Note to CEOs: Great Supply Chain Orchestras Have Great Conductors

Recently, I was moderating a panel discussion at a conference for company presidents and CEOs with two supply chain leaders—Mark Holifield, EVP, Supply Chain at Home Depot, and Tracy Rosser, former SVP, Transportation for Walmart. I invited them to the conference so they could share how Home Depot and Walmart use their supply chains as a competitive advantage and a key element in achieving outstanding financial results.

By ·

Recently, I was moderating a panel discussion at a conference for company presidents and CEOs with two supply chain leaders—Mark Holifield, EVP, Supply Chain at Home Depot, and Tracy Rosser, former SVP, Transportation for Walmart. I invited them to the conference so they could share how Home Depot and Walmart use their supply chains as a competitive advantage and a key element in achieving outstanding financial results.

After Mark and Tracy highlighted the impact that CEOs can (and really, must) have in building a great supply chain, I asked the audience if they thought their companies had outstanding supply chains. One hand went up. A couple more went up when I asked how many would describe their supply chains as “good.” But overall, about 80% thought their supply chains were mediocre or worse.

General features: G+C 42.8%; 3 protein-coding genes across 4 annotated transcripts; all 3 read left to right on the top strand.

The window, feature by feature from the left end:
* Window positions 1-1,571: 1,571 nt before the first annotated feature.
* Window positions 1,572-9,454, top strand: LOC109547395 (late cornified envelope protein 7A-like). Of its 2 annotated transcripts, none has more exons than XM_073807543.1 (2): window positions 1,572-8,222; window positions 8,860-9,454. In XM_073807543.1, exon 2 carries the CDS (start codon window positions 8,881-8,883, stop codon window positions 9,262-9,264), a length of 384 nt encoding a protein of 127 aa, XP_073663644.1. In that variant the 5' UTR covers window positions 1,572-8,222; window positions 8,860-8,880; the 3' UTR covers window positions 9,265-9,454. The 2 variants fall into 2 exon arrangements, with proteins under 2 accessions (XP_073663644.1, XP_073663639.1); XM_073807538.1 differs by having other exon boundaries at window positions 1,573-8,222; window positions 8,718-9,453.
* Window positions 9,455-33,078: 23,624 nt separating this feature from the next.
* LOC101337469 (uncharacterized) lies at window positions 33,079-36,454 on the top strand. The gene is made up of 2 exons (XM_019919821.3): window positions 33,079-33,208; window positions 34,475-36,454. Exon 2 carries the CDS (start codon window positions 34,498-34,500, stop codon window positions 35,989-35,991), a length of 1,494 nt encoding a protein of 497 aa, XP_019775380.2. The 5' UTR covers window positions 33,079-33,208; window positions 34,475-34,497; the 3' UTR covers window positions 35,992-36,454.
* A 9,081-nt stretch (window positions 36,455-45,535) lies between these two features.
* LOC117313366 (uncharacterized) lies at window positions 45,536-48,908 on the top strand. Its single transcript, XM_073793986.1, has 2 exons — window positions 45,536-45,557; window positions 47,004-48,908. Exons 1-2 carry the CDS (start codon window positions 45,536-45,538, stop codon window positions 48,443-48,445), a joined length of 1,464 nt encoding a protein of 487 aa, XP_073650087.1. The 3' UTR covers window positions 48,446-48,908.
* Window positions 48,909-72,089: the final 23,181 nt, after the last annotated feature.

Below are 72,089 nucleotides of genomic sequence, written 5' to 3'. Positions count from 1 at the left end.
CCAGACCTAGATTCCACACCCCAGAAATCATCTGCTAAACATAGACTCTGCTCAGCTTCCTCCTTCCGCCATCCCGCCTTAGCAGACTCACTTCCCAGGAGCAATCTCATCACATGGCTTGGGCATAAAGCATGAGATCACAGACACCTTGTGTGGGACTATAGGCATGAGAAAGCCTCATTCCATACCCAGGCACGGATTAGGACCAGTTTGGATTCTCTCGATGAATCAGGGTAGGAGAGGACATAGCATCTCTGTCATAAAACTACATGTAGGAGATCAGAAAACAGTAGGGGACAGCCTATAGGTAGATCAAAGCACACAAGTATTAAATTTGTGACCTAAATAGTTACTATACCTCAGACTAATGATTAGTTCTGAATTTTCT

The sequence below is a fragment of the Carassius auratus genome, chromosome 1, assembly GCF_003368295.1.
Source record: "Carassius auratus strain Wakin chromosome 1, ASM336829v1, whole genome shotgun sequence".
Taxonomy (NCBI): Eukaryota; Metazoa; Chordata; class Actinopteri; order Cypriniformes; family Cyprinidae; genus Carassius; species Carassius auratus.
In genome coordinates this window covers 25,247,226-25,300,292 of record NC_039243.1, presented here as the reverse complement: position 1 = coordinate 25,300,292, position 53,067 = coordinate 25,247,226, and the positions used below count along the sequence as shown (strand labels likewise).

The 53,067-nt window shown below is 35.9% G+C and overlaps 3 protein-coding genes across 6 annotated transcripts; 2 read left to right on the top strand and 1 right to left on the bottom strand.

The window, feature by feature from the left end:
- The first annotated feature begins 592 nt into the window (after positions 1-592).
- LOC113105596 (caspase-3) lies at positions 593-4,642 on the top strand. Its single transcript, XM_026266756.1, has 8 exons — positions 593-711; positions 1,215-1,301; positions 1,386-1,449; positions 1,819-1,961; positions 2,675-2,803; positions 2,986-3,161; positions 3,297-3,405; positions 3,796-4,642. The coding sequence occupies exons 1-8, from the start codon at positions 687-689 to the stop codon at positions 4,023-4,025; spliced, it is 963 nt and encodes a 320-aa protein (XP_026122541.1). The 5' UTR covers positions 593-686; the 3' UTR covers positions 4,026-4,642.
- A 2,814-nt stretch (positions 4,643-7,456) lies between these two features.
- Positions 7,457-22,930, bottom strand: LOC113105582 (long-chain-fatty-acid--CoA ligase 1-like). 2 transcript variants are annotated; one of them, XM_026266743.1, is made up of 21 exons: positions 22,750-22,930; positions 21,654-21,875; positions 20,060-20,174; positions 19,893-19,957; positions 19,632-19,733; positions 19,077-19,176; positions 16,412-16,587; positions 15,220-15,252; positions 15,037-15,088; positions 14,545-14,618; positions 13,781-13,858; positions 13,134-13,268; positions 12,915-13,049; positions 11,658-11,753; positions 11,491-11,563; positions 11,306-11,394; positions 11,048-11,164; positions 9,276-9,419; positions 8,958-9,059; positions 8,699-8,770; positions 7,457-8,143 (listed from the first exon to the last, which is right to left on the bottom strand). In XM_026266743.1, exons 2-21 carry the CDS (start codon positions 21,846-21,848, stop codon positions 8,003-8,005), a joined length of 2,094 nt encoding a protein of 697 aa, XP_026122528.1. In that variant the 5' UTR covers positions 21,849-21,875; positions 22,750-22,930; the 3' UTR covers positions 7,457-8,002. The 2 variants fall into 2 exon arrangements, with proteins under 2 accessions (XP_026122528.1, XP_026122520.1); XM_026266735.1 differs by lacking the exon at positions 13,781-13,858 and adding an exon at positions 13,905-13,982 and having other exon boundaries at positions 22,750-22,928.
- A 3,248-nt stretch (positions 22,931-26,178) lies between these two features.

This didn’t shock me. I’ve talked to a ton of CEOs over the years, and far too many believe they can delegate the building of an outstanding supply chain. That’s just not true, and it’s also why so many companies have mediocre supply chains.

I’ve often been asked, “Are there some common attributes among companies that have great supply chains?” The answer is an unequivocal, “YES!” Based on my experience, great supply chains begin at the top! Every company with a great supply chain has a CEO that understands the importance of the supply chain and is committed to investing in it.

Home Depot and Walmart have been blessed with CEOs who understand that great supply chains can create significant competitive advantages. CEOs who are committed to this send a very powerful message: We will have an effective and synchronized supply chain! When associates throughout the company (beginning with the CEO/president and moving to C-Level executives, vice presidents, directors, and managers) have a shared vision about how the end-to-end supply chain needs to be managed, great things can happen and they can achieve their desired financial and operational outcomes.